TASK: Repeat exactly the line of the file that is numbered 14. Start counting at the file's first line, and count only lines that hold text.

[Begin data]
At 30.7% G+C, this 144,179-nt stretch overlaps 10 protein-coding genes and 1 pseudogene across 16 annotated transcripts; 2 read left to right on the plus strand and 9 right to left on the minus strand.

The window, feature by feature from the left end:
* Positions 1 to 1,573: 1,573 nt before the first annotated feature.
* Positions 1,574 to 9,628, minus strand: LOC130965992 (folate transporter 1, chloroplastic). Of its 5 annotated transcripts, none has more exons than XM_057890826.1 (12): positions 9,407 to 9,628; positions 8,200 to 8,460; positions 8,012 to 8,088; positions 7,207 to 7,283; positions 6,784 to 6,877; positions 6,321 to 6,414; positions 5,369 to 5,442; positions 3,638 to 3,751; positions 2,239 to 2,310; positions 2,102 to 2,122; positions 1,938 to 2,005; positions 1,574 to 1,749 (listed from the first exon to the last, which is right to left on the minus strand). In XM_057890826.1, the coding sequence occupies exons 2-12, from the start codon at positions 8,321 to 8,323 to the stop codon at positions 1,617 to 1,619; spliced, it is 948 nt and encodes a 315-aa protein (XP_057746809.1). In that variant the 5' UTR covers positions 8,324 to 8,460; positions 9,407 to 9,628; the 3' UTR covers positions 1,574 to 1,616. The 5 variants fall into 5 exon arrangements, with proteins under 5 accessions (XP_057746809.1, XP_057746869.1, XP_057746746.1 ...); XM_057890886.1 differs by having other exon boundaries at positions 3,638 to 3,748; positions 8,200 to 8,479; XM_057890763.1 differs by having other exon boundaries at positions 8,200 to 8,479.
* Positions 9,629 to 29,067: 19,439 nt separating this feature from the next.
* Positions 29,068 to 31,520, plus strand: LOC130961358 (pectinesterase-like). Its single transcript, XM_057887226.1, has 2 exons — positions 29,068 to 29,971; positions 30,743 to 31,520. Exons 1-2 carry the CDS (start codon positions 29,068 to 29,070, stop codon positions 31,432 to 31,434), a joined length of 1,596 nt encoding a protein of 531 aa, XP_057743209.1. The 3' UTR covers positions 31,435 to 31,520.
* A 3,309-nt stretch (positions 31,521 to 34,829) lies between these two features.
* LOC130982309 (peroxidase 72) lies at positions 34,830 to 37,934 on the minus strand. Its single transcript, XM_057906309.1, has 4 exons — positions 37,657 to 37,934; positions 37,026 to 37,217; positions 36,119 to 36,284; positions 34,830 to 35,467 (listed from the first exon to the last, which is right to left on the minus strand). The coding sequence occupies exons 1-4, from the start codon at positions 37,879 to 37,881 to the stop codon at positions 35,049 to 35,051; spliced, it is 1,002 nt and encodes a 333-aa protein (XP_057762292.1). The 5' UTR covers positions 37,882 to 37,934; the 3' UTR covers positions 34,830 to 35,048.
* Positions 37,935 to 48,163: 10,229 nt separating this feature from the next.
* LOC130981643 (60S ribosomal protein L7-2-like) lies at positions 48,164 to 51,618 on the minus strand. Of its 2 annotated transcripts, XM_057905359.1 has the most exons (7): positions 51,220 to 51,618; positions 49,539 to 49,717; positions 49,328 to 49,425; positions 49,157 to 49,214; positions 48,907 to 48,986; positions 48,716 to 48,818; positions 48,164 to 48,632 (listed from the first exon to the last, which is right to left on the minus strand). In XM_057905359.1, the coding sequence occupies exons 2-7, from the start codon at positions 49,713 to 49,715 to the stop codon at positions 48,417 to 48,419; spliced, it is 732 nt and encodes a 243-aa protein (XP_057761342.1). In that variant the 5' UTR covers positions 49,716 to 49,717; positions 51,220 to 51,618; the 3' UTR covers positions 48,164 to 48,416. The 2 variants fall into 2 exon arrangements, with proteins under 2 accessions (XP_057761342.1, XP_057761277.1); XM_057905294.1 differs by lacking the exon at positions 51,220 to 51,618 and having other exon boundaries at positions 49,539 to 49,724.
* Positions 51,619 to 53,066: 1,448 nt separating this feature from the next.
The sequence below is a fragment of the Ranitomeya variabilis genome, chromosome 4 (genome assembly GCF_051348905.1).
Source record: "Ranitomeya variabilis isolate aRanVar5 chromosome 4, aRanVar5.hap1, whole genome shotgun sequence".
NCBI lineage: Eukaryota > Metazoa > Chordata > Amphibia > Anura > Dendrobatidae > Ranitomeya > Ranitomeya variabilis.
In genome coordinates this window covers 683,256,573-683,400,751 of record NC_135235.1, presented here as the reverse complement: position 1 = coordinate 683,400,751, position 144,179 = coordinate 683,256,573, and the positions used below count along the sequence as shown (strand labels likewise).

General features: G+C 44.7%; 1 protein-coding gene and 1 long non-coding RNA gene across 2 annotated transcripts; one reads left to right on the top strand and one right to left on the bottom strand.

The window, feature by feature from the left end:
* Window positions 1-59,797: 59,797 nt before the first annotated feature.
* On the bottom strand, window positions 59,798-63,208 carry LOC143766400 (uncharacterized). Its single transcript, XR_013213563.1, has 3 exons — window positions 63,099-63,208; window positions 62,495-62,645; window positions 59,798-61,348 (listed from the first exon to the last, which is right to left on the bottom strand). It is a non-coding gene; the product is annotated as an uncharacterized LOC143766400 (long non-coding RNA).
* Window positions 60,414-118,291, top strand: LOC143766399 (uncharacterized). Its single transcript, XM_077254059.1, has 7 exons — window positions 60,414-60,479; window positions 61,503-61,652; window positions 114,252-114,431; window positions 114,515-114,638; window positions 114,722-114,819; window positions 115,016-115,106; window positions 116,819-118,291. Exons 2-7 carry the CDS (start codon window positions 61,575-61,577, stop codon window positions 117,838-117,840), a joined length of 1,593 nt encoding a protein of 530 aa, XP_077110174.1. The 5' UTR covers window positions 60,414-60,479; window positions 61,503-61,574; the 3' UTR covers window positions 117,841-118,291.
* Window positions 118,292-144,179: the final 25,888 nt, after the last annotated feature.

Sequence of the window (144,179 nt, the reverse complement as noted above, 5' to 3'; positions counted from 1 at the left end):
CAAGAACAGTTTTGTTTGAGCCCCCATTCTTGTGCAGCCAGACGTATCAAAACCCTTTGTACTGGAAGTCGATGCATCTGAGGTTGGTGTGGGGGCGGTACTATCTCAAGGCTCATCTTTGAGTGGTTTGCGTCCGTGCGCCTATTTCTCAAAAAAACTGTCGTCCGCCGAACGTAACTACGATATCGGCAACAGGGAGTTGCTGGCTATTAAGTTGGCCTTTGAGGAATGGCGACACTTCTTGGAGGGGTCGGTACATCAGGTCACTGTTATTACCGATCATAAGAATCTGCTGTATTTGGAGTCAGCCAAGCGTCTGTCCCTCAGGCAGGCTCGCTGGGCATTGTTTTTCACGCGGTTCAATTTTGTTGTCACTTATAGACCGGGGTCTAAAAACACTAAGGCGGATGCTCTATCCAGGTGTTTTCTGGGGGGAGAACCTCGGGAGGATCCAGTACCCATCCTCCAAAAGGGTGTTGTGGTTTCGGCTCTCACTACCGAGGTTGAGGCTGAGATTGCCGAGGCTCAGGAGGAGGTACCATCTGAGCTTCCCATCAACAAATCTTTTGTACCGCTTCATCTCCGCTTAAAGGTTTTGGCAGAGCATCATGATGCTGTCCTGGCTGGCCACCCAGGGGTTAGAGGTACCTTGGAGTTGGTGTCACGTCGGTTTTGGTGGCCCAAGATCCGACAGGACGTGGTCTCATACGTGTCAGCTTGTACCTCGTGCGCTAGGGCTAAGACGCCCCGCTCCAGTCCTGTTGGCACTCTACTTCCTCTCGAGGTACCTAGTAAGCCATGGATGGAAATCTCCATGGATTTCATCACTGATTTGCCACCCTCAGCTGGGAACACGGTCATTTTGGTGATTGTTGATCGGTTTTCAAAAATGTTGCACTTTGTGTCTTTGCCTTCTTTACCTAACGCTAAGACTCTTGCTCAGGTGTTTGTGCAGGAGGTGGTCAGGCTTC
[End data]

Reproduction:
NCBI lineage: Eukaryota > Metazoa > Chordata > Amphibia > Anura > Dendrobatidae > Ranitomeya > Ranitomeya variabilis.